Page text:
My Abel Tasman Experience

While travelling through the north of the south island the Abel Tasman coastal walk was number one on our to-do list. Due to limited time, we could only spend a day and a half in Abel Tasman.

Wanting to see as much as we could in one day we decided to do a full long day of hiking and spend the night in the park, enjoy a chilled morning relaxing on the beach and catch a ferry back to Marahau. Whilst on the accommodation hunt I hit the jackpot and found a deal on for the Awaroa lodge (one of New Zealand's most excluded lodges) for $128nzd for the night for the two of us! Score

After much research and planning, this was our game plan.

Water taxi from Marahau to Anchorage Bay and start from there. From Anchorage, we would hike to Awaroa Bay taking some of the side tracks along the way. Spend the night at the Awaroa lodge, wake early for sunrise and spend the morning chilling on the beach. Then catch a late morning water taxi from Awaroa Bay back to Marahau, grab a well earned veggie burger at the famous ‘Fat Tui” burger truck and continue over the hill to Golden Bay.

We stayed in Nelson the night before the hike which conveniently has big supermarkets to stock up on anything you need before setting off to Abel Tasman. We prepared our breakfast and lunch for the following day and decided to splash out a bit and have dinner at the lodge that evening.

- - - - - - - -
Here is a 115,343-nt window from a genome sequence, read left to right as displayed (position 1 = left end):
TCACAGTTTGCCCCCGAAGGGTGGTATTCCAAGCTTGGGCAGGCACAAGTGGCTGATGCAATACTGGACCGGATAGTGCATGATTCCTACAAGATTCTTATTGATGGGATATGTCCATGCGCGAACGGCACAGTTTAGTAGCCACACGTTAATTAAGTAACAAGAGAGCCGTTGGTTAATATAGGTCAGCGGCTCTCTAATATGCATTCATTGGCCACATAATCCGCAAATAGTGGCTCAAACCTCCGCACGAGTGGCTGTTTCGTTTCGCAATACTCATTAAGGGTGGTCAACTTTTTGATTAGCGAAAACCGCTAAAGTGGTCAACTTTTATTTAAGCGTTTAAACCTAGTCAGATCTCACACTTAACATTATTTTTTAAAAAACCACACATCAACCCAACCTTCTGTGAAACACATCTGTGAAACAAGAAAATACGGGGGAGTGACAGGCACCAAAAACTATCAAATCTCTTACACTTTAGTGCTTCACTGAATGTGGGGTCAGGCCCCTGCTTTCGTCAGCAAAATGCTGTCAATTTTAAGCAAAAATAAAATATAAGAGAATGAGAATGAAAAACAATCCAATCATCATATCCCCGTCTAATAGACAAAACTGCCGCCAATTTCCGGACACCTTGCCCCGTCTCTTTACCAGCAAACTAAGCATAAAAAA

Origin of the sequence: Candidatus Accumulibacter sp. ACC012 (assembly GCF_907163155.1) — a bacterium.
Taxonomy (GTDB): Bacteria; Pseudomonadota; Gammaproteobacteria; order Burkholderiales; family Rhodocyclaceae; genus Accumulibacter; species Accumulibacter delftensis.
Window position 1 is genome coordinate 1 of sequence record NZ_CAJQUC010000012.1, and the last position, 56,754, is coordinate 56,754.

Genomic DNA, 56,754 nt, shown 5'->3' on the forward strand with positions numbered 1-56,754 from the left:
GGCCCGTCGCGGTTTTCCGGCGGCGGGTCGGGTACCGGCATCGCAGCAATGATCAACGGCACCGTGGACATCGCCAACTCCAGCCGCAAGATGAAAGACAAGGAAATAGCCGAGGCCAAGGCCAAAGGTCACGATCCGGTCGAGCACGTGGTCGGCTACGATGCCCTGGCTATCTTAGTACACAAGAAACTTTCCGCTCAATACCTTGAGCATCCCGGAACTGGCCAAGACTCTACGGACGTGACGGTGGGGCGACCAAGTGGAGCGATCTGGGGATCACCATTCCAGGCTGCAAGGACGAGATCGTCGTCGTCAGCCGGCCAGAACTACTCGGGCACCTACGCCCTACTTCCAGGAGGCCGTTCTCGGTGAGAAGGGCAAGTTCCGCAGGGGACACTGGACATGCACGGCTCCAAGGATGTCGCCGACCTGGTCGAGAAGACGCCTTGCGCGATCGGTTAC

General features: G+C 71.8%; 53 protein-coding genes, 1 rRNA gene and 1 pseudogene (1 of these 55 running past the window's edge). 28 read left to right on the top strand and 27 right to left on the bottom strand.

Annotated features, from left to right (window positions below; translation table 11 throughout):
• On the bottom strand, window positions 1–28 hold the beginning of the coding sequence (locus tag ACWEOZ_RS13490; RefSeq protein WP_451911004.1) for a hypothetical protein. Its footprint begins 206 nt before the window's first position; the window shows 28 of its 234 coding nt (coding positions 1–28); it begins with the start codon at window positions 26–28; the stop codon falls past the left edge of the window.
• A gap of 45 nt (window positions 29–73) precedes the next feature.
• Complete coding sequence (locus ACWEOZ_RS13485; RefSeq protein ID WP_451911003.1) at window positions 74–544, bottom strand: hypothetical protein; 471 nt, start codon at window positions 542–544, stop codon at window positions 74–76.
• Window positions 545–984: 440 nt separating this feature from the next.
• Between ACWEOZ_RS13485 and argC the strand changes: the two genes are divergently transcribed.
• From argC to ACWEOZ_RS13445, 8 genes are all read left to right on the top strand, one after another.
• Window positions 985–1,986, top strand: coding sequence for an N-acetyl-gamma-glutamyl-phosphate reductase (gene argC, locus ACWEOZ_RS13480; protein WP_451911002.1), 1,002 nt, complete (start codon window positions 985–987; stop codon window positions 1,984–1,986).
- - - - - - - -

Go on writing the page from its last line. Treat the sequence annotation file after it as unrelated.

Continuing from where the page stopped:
We woke early and drove from Nelson to Marahau. We arrived a little early and stopped at Hooked on Marahau to grab a coffee. There is a store attached to the cafe, which we luckily remembered to buy sunscreen in and I believe it is the last store before entering the park.

We drove to the Aqua Taxis centre, parked up our car out back in their customer parking and waited until our names were called out and we were shown to our boat. We jumped aboard the boat in the car park and the boat, being pulled by a tractor took off for a short journey along the road to the beach to be brought out to sea!